New Historian

Origin of the Turtle Shell Solved With a Child's Help

fossil of proto turtle (1)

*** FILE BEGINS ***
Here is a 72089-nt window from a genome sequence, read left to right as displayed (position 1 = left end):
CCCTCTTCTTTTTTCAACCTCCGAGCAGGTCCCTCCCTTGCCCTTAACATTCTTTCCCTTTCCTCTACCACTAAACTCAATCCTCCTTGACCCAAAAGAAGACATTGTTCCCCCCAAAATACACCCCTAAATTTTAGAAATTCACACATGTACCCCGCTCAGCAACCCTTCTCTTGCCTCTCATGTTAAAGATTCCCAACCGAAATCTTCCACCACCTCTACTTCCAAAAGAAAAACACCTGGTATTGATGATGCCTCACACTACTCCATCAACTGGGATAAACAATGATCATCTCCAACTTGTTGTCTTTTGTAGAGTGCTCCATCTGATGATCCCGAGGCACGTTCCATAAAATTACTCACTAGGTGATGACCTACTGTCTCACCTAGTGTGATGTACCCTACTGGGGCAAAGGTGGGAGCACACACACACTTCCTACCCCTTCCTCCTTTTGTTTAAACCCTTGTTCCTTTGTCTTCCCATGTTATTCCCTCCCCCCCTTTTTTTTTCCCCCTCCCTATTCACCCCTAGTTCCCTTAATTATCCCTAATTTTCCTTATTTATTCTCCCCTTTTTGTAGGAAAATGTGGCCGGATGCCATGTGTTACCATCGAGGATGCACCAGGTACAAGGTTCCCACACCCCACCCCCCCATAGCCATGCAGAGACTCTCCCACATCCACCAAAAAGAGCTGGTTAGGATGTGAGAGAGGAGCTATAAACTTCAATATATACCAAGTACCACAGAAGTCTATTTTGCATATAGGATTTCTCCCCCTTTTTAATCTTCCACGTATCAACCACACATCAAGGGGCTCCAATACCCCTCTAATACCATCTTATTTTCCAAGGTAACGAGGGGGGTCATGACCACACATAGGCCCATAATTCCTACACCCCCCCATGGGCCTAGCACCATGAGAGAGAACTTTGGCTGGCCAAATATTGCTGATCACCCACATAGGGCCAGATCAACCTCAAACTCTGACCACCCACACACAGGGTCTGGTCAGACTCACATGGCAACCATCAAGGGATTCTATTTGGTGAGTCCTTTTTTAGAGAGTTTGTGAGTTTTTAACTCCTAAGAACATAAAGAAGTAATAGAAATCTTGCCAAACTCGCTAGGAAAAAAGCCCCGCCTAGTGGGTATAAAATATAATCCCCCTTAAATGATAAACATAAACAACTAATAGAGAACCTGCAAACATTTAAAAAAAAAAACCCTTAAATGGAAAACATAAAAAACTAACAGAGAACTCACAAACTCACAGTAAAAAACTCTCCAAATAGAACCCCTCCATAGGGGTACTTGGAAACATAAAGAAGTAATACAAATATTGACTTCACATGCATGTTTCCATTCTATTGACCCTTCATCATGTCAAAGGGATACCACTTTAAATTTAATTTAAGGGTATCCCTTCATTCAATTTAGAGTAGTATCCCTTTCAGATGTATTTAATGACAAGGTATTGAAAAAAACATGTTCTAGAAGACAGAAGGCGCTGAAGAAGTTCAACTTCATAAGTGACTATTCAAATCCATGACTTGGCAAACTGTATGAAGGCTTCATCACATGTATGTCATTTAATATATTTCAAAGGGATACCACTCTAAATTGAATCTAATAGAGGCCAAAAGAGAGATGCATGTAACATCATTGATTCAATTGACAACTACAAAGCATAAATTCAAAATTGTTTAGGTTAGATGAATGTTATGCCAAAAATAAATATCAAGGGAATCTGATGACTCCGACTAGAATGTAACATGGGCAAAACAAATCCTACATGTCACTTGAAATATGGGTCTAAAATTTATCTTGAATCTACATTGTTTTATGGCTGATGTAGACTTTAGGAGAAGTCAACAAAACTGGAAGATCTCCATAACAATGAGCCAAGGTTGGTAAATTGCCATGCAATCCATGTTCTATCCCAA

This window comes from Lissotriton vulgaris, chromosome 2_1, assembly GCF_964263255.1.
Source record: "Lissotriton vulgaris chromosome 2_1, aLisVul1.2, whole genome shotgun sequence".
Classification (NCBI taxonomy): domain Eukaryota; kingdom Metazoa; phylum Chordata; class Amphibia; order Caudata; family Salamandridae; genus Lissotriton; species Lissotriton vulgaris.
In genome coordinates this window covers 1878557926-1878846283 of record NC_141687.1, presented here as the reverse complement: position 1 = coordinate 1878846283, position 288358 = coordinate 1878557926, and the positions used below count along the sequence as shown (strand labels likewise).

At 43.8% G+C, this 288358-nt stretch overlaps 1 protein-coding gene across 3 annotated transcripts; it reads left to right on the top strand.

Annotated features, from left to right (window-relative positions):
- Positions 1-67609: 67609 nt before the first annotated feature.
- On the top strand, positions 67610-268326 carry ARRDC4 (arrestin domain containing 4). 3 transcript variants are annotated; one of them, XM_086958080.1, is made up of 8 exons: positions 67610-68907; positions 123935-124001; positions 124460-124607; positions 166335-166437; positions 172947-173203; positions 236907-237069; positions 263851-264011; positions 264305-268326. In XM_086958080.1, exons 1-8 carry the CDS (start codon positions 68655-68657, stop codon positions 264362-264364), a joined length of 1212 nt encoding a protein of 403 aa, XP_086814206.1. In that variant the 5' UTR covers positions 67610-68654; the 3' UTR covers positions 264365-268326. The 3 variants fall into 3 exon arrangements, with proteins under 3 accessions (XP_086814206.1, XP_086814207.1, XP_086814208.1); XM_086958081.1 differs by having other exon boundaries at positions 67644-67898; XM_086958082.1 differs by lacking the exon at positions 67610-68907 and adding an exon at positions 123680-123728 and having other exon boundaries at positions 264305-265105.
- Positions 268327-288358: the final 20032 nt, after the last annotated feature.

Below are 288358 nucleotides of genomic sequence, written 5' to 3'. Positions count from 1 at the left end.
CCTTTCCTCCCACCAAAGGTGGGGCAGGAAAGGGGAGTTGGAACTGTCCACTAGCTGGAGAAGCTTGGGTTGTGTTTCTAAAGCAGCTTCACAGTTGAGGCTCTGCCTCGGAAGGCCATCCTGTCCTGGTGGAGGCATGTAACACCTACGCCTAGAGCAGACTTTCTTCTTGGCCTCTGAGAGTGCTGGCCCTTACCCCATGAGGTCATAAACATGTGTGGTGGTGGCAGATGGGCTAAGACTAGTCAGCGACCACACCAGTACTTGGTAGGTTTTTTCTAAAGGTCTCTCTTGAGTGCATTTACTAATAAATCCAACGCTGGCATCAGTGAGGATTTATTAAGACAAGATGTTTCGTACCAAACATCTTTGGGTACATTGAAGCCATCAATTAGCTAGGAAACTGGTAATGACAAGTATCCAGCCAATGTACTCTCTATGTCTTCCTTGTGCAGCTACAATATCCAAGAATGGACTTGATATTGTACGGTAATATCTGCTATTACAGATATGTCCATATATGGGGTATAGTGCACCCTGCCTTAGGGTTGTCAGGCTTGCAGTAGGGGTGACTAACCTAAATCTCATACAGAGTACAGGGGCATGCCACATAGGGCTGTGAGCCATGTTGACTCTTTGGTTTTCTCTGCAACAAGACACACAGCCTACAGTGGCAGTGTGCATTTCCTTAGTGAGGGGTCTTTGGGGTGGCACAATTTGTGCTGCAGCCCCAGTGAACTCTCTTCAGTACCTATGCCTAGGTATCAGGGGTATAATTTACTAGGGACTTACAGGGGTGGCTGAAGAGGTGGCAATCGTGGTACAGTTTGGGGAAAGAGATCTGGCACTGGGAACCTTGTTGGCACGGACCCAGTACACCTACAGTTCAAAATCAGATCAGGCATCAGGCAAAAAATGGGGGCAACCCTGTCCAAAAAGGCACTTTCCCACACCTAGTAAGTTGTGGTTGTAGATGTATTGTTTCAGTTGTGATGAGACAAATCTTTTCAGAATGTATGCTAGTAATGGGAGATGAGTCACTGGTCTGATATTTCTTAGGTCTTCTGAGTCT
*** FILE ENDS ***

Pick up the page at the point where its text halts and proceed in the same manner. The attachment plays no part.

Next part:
<![CDATA[An eight year old boy in South Africa has helped shed light on a question that has puzzled scientists for years: why did turtles evolve shells? A turtle's shell is a formidable piece of evolution, an impenetrable structure formed through drastic body alterations not seen in any other creature alive today. Modern turtles primarily use their shells for protection, a fact likely known by those with even the most rudimentary interest in Herpetology. However, the new study published in the journal Current Biology claims that this was not always the case. Rather, the authors suggest that broad ribbed proto-shells were actually an adaption to help with burrowing underground. Eight year old Kobus Snyman was walking on his father’s farm in the Western Cape of South Africa when he found the remains of a proto-turtle. The specimen proved to be the missing piece in the puzzle for the group of scientists striving to determine the origin of turtle shells. Measuring about 15 cm in length, the specimen Snyman discovered is in remarkably good condition, comprising a well preserved skeleton with fully articulated feet and hands. It is an example of Eunotosaurus africanus, a partially shelled turtle that lived around 260 million years ago. “Why the turtle shell evolved is a very Dr. Seuss like question and the answer seems pretty obvious – it was for protection.” said lead author of the study, Dr. Tyler Lyson of the Denver Museum of Nature and Science. “But just like the bird feather did not initially evolve for flight – we now have early relatives of birds such as tyrannosaur dinosaurs with feathers that definitely were not flying – the earliest beginnings of the turtle shell was not for protection but rather for digging underground to escape the harsh South African environment where these early proto turtles lived”. Understanding the importance of ribs in turtles was crucial to the team’s results. “We knew from both the fossil record and observing how the turtle shell develops in modern turtles that one of the first major changes towards a shell was the broadening of the ribs.” said Lyson, in a press release. Because ribs are crucial to both respiration and movement, changes in them have a major impact on all four legged animals. When ribs broaden they stiffen the torso, in turn shortening stride length, slowing down the animal and impeding its breathing. “Ribs are generally pretty boring bones. The ribs of whales, snakes, dinosaurs, humans, and pretty much all other animals look the same. Turtles are the one exception, where they are highly modified to form the majority of the shell.” explained Lyson. The breakthrough for the team came with the discovery of several specimens of Eunotosaurus africanus in the Karoo Basin of South Africa. Analysis of the fossils revealed that the broadening of the ribs in this creature had nothing to do with protection, but was rather a means to provide a more stable base when the animal used its front limbs to dig underground. Professor Rubidge from the University of Witwatersrand in South Africa, who was one of the scientists gathering fossils for the study, made it clear how important Snyman’s contribution had been. “I want to thank Kobus Snyman and shake his hand because without Kobus both finding the specimen and taking it to his local museum, the Fransie Pienaar Museum in Prince Albert, this study would not have been possible.” For more information: Image courtesy of Tyler R. Lyson]]>

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